case report and review of literature
Spinal Cord Injury Association - What Reduces Pain
If you are living with pain, there are some psychological approaches
that you can take to help reduce your pain. You can learn to better
cope with stress and overcome depression through professional
counseling, although severe depression may require medication. Some
techniques that you might learn through counseling include a
relaxation training, biofeedback and hypnosis.
The Distraction technique may also help reduce chronic pain. When you
have pain, it may increase when you are not active or you begin to
relax such as before you go to sleep. This increase in pain occurs
because you have time to focus on the pain. When you are participating
in enjoyable and meaningful activities, your awareness of pain
decreases. For example, when you are busy with work, school, or
recreational activities, you are not as likely to focus on your pain.
Pain management can be very important in improving your overall
quality of life. If you are in pain, talk with a doctor. Start first
with the simple methods of reducing your pain. You may have to try
several treatments before finding one, or a combination, that works
for you. Do not treat yourself because you may have a serious health
problem that may be causing the pain. Ultimately, the solution may not
be a cure. You may not be able to live completely pain free. You may
only be able to reduce your pain. But easing the pain may be enough
for you to live a productive, satisfying life.
For additional updated resources on Pain visit the Spinal Cord Injury
Information Network website.
(See links to the following resources)
Chronic Pain after Spinal Cord Injury
Newsletter article from Spinal Cord Injury Update, Summer, 1995 by the
NW Regional SCI System, University of Washington, on types of pain
following a spinal cord injury and treatment strategies,
Chronic Pain in SCI, A New Grant Funds a Study
An article that details a study done to learn more about the
frequency, characteristics, and impact of chronic pain in people with
SCI. From the Summer 1997, Spinal Cord Injury Update newsletter, by
the NW Regional SCI System, University of Washington.
Controlling Central Pain
By: Kenneth McHenry, MD
An article from New Mobility magazine [March, 1998) that explains
central pain, a unique type of pain that individuals with SCI may
experience. It offers suggestions for working with one's doctor to
understand and treat central pain and tells of current research in
Healthy Living: Pain and SCI
A question and answer article from Pushin' On discussing pain and SCI (July, 2002).
Joe's Story: Fighting Pain
Available from: Films for the Humanities & Sciences
PO Box 2053, Princeton, NJ 08543-2053
This video tells the story of one man who choses to have a spinal cord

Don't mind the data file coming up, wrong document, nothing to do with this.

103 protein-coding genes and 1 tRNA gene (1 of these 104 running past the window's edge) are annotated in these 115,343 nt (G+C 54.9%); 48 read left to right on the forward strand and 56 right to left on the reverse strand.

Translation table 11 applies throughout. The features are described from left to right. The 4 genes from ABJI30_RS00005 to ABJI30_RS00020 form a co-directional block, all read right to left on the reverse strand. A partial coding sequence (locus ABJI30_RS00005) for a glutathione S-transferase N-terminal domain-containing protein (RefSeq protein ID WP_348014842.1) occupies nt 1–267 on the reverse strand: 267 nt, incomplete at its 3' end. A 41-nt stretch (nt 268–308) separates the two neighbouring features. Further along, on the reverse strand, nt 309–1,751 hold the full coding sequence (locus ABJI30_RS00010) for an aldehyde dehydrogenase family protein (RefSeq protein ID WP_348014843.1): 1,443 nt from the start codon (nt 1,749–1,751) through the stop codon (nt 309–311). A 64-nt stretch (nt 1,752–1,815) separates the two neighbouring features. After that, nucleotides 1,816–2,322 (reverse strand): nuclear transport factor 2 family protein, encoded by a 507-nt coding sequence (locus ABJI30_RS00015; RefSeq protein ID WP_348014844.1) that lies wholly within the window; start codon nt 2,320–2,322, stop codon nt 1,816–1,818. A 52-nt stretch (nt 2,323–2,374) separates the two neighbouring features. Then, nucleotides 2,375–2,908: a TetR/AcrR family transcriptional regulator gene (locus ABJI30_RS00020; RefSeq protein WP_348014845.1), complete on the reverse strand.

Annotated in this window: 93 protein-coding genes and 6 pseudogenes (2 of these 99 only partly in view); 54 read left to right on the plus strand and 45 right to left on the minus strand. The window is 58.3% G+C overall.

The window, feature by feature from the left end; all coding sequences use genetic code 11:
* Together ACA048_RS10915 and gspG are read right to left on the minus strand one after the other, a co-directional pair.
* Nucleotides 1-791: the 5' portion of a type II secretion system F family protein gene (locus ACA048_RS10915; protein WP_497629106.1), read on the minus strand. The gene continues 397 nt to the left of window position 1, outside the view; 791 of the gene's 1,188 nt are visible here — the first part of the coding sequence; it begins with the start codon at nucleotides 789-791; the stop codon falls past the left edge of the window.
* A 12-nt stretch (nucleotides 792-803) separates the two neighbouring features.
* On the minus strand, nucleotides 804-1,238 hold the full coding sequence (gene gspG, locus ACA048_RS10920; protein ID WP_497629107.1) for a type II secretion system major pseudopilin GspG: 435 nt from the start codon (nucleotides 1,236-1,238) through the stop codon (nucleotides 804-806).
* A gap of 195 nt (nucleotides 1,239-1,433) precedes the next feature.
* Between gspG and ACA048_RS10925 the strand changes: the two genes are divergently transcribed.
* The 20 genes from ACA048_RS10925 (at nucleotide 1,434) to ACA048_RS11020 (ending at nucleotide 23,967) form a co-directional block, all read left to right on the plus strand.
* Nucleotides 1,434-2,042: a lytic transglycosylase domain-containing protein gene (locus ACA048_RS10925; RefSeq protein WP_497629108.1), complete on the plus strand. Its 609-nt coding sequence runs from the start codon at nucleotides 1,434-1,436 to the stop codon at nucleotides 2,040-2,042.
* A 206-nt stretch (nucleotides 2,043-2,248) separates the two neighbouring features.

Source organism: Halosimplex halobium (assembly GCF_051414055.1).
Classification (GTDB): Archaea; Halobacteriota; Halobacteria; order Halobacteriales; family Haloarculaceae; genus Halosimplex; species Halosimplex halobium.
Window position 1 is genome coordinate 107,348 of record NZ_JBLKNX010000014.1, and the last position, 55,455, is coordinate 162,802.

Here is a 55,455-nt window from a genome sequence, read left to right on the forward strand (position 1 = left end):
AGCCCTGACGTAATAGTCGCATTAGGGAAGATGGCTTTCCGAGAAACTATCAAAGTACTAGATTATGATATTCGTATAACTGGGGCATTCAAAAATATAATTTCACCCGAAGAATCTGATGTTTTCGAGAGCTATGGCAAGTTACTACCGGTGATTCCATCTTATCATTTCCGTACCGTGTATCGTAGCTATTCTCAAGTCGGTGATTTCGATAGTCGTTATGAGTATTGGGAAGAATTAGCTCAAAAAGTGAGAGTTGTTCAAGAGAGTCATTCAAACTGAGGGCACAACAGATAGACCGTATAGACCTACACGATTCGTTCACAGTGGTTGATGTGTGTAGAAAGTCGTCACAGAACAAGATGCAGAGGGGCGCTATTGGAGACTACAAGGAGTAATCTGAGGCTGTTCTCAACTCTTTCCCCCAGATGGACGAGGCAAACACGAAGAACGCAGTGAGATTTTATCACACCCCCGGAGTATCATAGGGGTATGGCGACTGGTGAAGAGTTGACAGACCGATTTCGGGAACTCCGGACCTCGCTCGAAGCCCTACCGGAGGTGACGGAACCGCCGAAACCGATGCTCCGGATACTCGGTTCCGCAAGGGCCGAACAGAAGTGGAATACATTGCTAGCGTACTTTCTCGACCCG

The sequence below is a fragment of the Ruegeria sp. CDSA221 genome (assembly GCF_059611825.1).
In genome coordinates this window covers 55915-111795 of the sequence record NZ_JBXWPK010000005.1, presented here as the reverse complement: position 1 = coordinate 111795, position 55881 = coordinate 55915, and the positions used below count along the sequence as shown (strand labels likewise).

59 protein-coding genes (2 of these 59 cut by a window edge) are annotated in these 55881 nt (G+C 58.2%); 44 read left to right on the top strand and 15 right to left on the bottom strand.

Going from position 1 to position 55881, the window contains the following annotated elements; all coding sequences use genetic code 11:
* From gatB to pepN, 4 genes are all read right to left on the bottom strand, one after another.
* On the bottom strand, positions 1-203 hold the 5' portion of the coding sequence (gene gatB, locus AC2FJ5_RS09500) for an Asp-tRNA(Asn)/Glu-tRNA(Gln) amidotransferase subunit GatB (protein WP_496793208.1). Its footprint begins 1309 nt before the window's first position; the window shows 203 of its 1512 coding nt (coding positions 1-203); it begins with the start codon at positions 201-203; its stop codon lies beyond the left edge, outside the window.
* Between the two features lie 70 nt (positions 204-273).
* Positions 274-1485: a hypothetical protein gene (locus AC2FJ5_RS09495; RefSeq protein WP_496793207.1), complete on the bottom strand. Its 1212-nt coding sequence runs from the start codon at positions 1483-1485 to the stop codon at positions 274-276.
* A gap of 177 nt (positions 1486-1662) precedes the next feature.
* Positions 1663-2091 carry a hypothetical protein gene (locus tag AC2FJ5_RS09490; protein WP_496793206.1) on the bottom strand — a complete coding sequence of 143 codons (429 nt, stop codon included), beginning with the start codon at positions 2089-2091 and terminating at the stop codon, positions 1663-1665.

stimulator implanted to help control pain. A Discovery Channel
Time: 24 minutes
Cost: $129 / Rental: $75
New study may explain spinal cord pain
A new study by Yale researchers has found a possible explanation for
chronic pain in patients with spinal cord injuries.
North American Chronic Pain Association of Canada, NACPAC
60 Lorne Ave
Dartmouth, Nova Scotia B24 3E7
Phone: 902-463-5587 TOLL FREE: 1-866-470-PAIN (7246)
NACPAC is a self-help organization dedicated to providing support to
people in chronic pain, and to giving them assistance in living their
lives to the fullest. This site contains information and links to
resources on medical information, research, and publications.
Pain Management following Spinal Cord Injury
InfoSheet #10, Updated May, 2001
Discusses the types of SCI pain and pain management.
Pain after a Spinal Cord Injury: Predicting, Diagnosing and Treating
Research Review newsletter, Vol 3(1), Spring, 2001.
Reviews current research on pain at the UAB RRTC & Model SCI Center
and its importance in predicting, diagnosing and appropriately
treating pain in individuals with SCI.
PDF format [Evaluate]
Pain following SCI
Discusses the types of SCI pain, treatment methods, and keys to a
successful management program.
Pain in Spinal Cord Injury: Causes and Treatments
An article from the Spinal Cord Injury Update newsletter, Summer,
2001, published by the Northwest Regional SCI System at the University
of Washington School of Medicine. It discusses results of a recent
study at UW and the various types of SCI pain.
A website for both physicians and persons who are experiencing Central
Pain. It gives descriptions of central pain, and encourages those with
central pain to respond with their symptoms.
Research Update: Classification, Treatment and Risk Models of Pain following SCI
An article from Pushin' On reviewing a current research project to
improve pain management after SCI (July, 2002).
Secondary Conditions: Prevention Series
By: Glen White, PhD; John Youngbauer
The Research and Training Center, University of Kansas
4089 Dole Bldg., Lawrence KS 66045-2930
A series of booklets and information sheets on secondary conditions or
complications of SCI, including chronic pain, chronic fatigue,
contractures, pressure sores/skin, aging, and urinary tract infection.
Additional topics are planned.
Cost: $2.50 ea. s/h $2.00 for first 15 booklets and $1.00 for every
additional fifteen booklets ordered.